The coastline of America should be on the screen by now. He got up and had a look. Yes, there, 500 miles away, was the coastline map already in high definition, the bulge that was Boston, and the silvery creek of the Hudson River.

And that’s it. I’m just glad Boston was on Fleming’s radar – no pun intended – while he was writing the Bond novels.

B.O.A.C. Stratocruiser

Boeing Stratocruiser.series one

From the moment the B.O.A.C. Stratocruiser taxied up to the International Air Terminal at Idlewild, James Bond was treated like royalty.

Live and Let Die.

This is one case where the old days were definitely better. More comfortable at a minimum.

Bond enjoys the luxury of the stratocruiser, flying it also in Diamonds Are Forever.

In For Your Eyes Only, Bond laments that he isn’t able to take the Stratocruiser:

Two days later, Bond took the Friday Comet to Montreal. He did not care for it. It flew too high and too fast and there were too many passengers. He regretted the days of the old Stratocruiser — that fine lumbering old plane that took ten hours to cross the Atlantic. Then one had been able to have dinner in peace, sleep for seven hours in a comfortable bunk, and get up in time to wander down to the lower deck and have that ridiculous BOAC ‘country house’ breakfast while the dawn came up and flooded the cabin with the first bright gold of the Western hemisphere.

Bond feels everything is too rushed on the Comet.

At the end of Goldfinger, Bond is a captive aboard a Stratocruiser hijacked by Goldfinger and his crew.

boac-ad-1952

This 1952 ad gives you a feel for the experience.

My feeling is that Bond would eschew the downstairs cocktail lounge:

boacBar

Preferring instead to have a drink in his seat, or sleep in a private berth. (Though in Diamonds Are Forever, Bond notes that he booked too late to get a sleeping berth.) Young lady presumably not included.

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On all three occasions above in which Bond flew the Stratocruiser, the airport involved on the United States end of things was Idlewild, which is now John F. Kennedy International Airport. Here’s a peek at it back in the 1950’s:

boacNY2

 

For much, much more on this plane and wonderful era in airplane travel, check out this page.

Gauloises (Cigarettes)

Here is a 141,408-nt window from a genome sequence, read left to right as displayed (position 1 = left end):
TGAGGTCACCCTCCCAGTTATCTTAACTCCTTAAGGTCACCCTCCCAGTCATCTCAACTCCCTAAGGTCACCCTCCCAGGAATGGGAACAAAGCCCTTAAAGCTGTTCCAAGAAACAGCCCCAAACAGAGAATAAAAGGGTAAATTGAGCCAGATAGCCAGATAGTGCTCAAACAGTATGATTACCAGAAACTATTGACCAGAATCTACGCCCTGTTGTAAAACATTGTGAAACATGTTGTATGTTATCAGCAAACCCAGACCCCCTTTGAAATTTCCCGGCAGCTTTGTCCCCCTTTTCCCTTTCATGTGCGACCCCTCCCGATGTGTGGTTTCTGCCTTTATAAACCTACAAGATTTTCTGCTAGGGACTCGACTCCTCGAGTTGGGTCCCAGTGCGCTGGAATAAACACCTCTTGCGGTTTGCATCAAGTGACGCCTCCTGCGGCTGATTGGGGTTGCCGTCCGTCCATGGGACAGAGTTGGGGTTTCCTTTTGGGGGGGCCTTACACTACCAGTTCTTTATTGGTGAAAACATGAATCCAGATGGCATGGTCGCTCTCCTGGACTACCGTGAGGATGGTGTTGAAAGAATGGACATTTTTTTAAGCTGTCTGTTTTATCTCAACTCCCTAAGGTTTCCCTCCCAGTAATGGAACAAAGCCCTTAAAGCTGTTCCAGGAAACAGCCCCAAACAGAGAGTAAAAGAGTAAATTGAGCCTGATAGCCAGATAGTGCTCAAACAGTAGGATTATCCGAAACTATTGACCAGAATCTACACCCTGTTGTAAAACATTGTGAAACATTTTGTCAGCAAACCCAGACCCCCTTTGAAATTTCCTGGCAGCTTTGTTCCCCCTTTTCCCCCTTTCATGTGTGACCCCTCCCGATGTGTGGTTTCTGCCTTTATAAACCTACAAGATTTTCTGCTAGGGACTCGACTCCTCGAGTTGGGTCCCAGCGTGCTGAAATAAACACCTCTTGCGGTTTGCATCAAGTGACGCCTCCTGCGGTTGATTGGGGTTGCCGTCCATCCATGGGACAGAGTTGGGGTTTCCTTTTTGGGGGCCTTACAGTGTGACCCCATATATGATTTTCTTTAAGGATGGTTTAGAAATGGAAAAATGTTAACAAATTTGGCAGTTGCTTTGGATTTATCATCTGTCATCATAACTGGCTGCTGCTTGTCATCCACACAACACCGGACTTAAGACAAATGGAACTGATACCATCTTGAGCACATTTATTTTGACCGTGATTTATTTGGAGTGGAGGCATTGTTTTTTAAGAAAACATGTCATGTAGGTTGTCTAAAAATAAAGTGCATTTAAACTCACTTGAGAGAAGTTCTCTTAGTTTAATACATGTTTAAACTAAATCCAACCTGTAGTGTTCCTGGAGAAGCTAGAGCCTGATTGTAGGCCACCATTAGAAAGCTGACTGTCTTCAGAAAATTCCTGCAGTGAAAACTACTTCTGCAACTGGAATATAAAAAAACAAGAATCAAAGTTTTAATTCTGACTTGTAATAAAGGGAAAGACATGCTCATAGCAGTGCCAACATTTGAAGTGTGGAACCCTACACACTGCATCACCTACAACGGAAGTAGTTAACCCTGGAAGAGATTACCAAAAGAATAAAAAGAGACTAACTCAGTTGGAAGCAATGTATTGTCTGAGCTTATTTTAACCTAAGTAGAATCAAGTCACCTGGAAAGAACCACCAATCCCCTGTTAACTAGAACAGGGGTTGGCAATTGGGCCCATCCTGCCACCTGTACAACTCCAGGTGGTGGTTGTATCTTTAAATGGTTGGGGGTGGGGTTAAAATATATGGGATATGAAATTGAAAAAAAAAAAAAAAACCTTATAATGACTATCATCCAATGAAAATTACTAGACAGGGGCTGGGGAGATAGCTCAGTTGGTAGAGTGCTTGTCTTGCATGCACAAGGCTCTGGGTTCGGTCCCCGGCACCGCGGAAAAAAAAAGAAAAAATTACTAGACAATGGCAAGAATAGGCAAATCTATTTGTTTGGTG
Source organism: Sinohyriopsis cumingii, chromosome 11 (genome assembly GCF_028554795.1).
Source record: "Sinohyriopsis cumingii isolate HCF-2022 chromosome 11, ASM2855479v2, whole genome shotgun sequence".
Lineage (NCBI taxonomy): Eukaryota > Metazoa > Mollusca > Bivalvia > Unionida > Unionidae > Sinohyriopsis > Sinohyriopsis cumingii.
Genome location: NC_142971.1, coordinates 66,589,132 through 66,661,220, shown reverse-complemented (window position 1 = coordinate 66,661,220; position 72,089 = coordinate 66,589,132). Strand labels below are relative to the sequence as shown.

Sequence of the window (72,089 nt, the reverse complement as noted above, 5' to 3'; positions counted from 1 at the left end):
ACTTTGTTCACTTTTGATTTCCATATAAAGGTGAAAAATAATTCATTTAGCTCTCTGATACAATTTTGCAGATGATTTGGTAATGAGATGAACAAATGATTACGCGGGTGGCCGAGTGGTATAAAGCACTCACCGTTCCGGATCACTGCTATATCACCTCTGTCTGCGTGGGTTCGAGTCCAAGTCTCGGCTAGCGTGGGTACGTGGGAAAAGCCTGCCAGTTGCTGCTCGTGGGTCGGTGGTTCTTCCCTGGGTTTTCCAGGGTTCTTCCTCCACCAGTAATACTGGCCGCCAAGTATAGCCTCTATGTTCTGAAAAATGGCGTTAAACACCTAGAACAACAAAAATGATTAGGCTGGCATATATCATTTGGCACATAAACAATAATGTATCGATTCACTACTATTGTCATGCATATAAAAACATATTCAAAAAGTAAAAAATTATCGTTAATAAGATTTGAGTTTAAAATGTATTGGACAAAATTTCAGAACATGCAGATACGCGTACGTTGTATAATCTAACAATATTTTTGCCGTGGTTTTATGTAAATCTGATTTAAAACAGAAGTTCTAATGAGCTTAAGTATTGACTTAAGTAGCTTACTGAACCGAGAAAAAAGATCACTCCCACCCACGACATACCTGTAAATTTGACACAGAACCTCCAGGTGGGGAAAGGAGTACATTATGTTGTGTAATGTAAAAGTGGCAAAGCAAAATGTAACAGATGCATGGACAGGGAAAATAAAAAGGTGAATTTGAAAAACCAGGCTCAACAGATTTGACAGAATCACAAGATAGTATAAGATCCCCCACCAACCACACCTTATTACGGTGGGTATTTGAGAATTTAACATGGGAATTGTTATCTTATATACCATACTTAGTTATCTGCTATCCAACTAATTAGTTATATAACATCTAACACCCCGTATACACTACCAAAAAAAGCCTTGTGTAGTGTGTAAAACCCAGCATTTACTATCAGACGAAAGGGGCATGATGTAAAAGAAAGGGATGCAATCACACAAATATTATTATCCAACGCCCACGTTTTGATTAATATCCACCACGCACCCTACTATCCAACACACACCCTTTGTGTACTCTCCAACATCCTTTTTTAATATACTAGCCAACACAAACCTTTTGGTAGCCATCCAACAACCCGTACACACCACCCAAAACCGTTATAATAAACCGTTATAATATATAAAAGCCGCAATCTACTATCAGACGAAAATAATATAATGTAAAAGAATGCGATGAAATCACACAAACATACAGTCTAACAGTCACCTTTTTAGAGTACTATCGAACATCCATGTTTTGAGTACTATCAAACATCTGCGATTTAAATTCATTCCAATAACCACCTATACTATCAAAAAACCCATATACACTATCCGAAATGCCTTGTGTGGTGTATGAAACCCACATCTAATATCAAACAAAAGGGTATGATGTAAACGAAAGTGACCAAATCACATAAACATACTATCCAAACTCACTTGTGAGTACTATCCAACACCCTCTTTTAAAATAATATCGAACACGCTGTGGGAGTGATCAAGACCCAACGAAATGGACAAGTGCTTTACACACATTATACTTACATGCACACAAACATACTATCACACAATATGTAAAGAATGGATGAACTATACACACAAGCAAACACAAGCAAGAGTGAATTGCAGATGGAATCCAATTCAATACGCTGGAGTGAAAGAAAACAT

This brand of cigarettes, found in France, makes a few appearances in the Fleming novels.

In Casino Royale, Le Chiffre lights one up as he gets ready to torture Bond.

In From A View To A Kill, Wing Commander Rattray, Head of Station F (France) “chain-smoked Gauloises and his office stank of them.” Bond moves his chair closer to the window “to keep away from the fog of Gauloises.”

Chapter 23 of On Her Majesty’s Secret Service is entitled Gauloises and Garlic. Marc-Ange “reached for a blue packet of Gauloises”.

 

gauloises

 

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Negroni

In Risico while meeting with Kristatos, Bond orders a Negroni.

Bond nodded. ‘A Negroni. With Gordon’s, please.’

The waiter walked back to the bar. ‘Negroni. Uno. Gordon’s.’

Like the Americano, the Negroni contains equal amounts Campari and sweet vermouth. It also contains an equal measure of gin. In the story, Bond specifies Gordon’s gin, a favorite of his.

The drink is said to have been invented around 1920, when Count Camillo Negroni ordered an Americano—sweet vermouth, Campari and club soda—with gin swapped in for the standard soda.

Others are skeptical of this claim, wondering if this yarn is just a bit of brilliant corporate PR by Campari, noting that the drink doesn’t appear in cocktail manuals until the middle of the century.

Risico was written after Fleming visited Venice (and the Lido peninsula) in 1958.

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Negroni with Bond’s preferred Gordon’s.

If I’m making a Negroni, these are my preferred mixers:

negroni

Plymouth Gin, Campari and Dolin Vermouth.